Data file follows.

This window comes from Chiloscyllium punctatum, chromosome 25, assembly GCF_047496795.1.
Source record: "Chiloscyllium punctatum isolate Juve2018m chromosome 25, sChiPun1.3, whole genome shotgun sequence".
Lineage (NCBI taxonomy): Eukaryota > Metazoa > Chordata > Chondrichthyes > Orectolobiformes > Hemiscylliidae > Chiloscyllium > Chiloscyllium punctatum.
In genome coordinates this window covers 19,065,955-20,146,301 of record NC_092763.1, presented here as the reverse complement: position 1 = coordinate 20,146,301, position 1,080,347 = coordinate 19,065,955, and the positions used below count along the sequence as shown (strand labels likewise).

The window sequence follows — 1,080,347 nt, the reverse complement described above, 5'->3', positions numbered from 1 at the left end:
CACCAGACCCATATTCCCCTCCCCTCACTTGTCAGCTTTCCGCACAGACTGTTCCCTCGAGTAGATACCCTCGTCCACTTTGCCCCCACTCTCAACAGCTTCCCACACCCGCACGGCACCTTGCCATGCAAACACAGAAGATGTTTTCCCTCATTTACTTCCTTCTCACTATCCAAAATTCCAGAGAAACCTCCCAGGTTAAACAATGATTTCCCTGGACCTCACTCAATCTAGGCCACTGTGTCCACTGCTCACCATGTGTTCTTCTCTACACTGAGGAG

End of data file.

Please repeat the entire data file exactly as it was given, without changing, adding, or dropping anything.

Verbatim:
This window comes from Chiloscyllium punctatum, chromosome 25, assembly GCF_047496795.1.
Source record: "Chiloscyllium punctatum isolate Juve2018m chromosome 25, sChiPun1.3, whole genome shotgun sequence".
Lineage (NCBI taxonomy): Eukaryota > Metazoa > Chordata > Chondrichthyes > Orectolobiformes > Hemiscylliidae > Chiloscyllium > Chiloscyllium punctatum.
In genome coordinates this window covers 19,065,955-20,146,301 of record NC_092763.1, presented here as the reverse complement: position 1 = coordinate 20,146,301, position 1,080,347 = coordinate 19,065,955, and the positions used below count along the sequence as shown (strand labels likewise).

The window sequence follows — 1,080,347 nt, the reverse complement described above, 5'->3', positions numbered from 1 at the left end:
CACCAGACCCATATTCCCCTCCCCTCACTTGTCAGCTTTCCGCACAGACTGTTCCCTCGAGTAGATACCCTCGTCCACTTTGCCCCCACTCTCAACAGCTTCCCACACCCGCACGGCACCTTGCCATGCAAACACAGAAGATGTTTTCCCTCATTTACTTCCTTCTCACTATCCAAAATTCCAGAGAAACCTCCCAGGTTAAACAATGATTTCCCTGGACCTCACTCAATCTAGGCCACTGTGTCCACTGCTCACCATGTGTTCTTCTCTACACTGAGGAG